FanPost

Historically Significant Disasters of Wrestling #47 The Lone Wolf AJ Styles

"Gee, those Ring of Honour Guys seem to be having a whale of a time with AJ. I wonder why..."

I have alluded to the fact that sometimes in wrestling companies there is a '1a' to the #1 franchise player. Randy Savage played 1a to Hulk Hogan. CM Punk played 1a to John Cena. What is interesting about much of the career of AJ Styles in Total Nonstop Action Wrestling is that he was playing 1a...to nobody in particular.

2002 saw Styles signed up by TNA as one of their founding members. He was 24 at the time and seen by many as one of the prodigies that could lead TNA to the promised land- the land of being a true alternative to the goliath that was World Wrestling Entertainment. In his first year the the company he won both the Cruiserweight and the Tag Team Titles. The next year he won the NWA World Heavyweight Title and thus became the very first TNA Triple Crown winner.

And yet a decade later in 2013, it still didn't feel like AJ had truly arrived as the face of wrestling. He was part of Christian's Coalition, married to Karen Angle, then became part of the TNA Frontline (also known as the TNA Originals) before being anointed by Sting as the person to carry the torch after him. Then, if that wasn't enough, he was then in Fortune with Ric Flair, who claimed that he would make Styles the next Nature Boy before being mistaken for the father of a drug-addled woman. While many would complain that John Cena's character barely changed in that period, Styles seems to have had the opposite problem- with TNA creative not getting him a chance just to breathe with a top level spot.

In February 2013, Styles returned to Impact after a 3 month hiatus where he saved James Storm from Bad Influence before attacking Storm himself. Styles would continue to display similar behaviour throughout the next couple of months- portraying himself as a 'lone wolf' who was only out for himself. This, combined with his brutal new Calf Killer submission finisher meant that many thought that finally, FINALLY AJ would be able to show just how good he could be .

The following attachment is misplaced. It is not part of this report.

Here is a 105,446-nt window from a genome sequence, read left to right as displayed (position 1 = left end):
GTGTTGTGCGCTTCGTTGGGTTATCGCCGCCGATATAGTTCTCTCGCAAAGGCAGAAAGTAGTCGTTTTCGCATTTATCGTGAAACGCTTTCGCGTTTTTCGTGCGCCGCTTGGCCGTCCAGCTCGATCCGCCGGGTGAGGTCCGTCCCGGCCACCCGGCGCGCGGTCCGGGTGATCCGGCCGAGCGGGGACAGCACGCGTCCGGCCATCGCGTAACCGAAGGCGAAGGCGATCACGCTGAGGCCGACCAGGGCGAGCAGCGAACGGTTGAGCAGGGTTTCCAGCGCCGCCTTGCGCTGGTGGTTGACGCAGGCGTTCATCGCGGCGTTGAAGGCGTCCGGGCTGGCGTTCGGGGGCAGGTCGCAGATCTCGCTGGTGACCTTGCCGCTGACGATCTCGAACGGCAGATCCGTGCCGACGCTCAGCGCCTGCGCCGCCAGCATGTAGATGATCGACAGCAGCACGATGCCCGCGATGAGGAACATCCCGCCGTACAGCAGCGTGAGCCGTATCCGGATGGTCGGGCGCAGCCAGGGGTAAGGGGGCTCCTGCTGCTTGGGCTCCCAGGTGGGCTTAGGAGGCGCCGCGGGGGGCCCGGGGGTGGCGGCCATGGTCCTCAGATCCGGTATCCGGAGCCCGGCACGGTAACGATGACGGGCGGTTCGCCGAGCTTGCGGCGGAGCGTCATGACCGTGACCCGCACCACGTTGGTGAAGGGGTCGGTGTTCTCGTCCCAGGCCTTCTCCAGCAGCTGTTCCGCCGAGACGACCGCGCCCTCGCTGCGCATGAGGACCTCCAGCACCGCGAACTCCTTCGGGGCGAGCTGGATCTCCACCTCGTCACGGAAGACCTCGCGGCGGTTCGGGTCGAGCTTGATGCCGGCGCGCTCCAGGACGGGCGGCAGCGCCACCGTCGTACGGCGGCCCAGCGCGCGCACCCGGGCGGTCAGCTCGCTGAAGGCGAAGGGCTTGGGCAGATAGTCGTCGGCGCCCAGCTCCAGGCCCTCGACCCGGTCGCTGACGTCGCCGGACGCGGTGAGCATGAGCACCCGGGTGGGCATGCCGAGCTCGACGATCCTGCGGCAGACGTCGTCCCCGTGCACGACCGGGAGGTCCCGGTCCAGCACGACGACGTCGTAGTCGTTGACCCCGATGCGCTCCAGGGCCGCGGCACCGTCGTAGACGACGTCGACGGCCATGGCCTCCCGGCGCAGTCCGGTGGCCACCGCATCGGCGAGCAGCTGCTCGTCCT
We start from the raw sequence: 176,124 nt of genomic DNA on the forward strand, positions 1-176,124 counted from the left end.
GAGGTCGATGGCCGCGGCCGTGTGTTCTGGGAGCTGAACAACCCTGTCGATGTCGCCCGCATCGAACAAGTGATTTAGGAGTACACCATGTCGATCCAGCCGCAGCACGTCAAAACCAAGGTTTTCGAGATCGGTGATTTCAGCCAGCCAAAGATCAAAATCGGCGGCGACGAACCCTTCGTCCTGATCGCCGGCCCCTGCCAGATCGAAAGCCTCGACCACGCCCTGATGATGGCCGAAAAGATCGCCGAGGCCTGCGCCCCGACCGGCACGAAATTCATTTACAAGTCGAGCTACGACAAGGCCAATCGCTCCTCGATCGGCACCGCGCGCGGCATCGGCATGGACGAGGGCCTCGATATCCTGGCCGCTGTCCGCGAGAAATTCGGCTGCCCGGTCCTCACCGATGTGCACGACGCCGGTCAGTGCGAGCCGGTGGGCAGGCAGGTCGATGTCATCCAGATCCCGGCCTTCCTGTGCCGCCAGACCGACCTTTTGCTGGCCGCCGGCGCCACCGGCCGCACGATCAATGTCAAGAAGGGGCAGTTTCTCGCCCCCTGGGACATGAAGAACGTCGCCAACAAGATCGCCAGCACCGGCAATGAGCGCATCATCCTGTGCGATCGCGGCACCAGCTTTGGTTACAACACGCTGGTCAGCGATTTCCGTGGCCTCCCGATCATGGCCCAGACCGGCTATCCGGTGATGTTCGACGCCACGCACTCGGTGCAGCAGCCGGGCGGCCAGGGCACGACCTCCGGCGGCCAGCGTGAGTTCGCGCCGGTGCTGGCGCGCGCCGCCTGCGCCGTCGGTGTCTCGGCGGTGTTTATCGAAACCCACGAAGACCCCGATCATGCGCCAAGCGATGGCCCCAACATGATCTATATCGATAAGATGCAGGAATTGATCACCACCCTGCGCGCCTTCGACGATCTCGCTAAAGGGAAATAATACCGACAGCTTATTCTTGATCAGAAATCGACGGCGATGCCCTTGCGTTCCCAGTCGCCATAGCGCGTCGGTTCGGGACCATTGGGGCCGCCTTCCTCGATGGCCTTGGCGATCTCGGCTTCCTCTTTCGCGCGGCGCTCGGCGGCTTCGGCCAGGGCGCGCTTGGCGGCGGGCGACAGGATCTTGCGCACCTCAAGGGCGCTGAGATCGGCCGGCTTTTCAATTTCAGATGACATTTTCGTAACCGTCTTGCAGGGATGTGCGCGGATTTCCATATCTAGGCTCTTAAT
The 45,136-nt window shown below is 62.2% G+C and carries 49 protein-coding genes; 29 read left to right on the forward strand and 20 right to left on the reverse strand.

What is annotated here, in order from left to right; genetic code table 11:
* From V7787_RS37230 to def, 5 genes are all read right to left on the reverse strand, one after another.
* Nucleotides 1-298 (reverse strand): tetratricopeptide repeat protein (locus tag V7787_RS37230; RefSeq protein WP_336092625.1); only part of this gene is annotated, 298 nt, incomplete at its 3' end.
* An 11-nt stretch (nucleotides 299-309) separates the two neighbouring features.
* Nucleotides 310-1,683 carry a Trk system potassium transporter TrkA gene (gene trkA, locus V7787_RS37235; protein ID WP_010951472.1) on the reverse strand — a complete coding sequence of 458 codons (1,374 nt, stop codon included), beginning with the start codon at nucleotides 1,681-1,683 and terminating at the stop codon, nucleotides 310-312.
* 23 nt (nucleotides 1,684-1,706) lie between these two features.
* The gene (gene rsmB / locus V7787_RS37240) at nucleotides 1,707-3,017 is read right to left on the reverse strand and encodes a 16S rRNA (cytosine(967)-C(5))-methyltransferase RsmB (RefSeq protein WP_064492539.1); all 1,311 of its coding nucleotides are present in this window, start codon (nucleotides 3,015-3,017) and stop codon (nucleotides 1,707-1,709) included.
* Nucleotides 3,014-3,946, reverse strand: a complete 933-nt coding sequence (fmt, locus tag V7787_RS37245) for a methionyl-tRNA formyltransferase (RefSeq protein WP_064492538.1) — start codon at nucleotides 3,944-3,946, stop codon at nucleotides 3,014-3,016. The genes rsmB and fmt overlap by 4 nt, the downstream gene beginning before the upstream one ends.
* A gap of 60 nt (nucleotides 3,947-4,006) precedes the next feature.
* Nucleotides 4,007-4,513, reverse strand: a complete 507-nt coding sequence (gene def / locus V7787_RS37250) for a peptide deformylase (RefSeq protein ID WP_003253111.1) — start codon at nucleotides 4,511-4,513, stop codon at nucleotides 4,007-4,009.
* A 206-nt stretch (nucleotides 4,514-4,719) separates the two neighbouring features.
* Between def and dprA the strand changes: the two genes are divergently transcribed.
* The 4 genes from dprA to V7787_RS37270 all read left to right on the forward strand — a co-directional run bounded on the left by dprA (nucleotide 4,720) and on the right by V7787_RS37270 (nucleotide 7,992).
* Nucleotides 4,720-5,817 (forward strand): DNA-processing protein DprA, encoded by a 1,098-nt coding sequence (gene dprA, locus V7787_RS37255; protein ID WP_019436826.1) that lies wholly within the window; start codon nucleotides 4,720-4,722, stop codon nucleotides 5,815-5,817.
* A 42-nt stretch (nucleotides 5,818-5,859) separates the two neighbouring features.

So why was it such a damp squib?

Ok, usually when I write these I start with the smaller problems before moving on to the major elephants in the room. However, this angle is pretty hard to talk about without addressing one massive pachyderm.

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Let's face it; although the Lone Wolf angle wasn't exactly the same as the Summer of Punk, there were more than enough similarities for people to compare the two angles.

On the face of it, I can understand why TNA would have thought this angle would have worked with the whole 'angry veteran worker shooting his mouth off because he isn't getting his due by the establishment/authority and getting the fans behind him by airing his grievances about the company which parallel the fans' own issues'. But the thing is that there was a hell of lot of stars that aligned for the Summer of Punk to take off (at least before WWE fucked it up). You had a company that was in good financial shape that for all intents and purposes was doing well, but was screaming for some freshness to challenge the status quo.

I have racked my brains about what sort of time and place would a Summer of Punk-ish angle work and the one answer I come back to is 1999 WCW with Chris Jericho replacing CM Punk. Both were coming to the end of their contracts and both had been seen as talented wrestlers who were being held back by the powers-that-be because they were not seen as face of the company material.

However, TNA in 2013 wasn't like WWE in 2011 or WCW in 1999. TNA in 2013 was a financial basket case that was cutting costs left and right when they introduced this angle and so the notion of keeping Styles on a contract seemed more difficult because they were haemorrhaging cash they did not have.

Secondly...there's the two workers themselves.

Look, I know that Styles' mic work have improved out of sight since he moved out of TNA, but his August 29th promo where he explained his motives is really, really flat. By the time he actually yells down the camera "Hey Dixie, I deserve better!" the crowd is essentially dead in the water and soon is mocking AJ at a time when he should be getting the crowd over. At the end of the promo when he decleares he is going to be the new TNA World Heavyweight Champion the crowd is so bored that they barely cheer- making Styles look awfully amateur.

Some may say that there's little difference between Punk's promo and Styles- that both were talking about how they were being screwed over by a corrupt establishment- but there were a couple of subtle but important differences between the Pipe Bomb and the August 29 promo.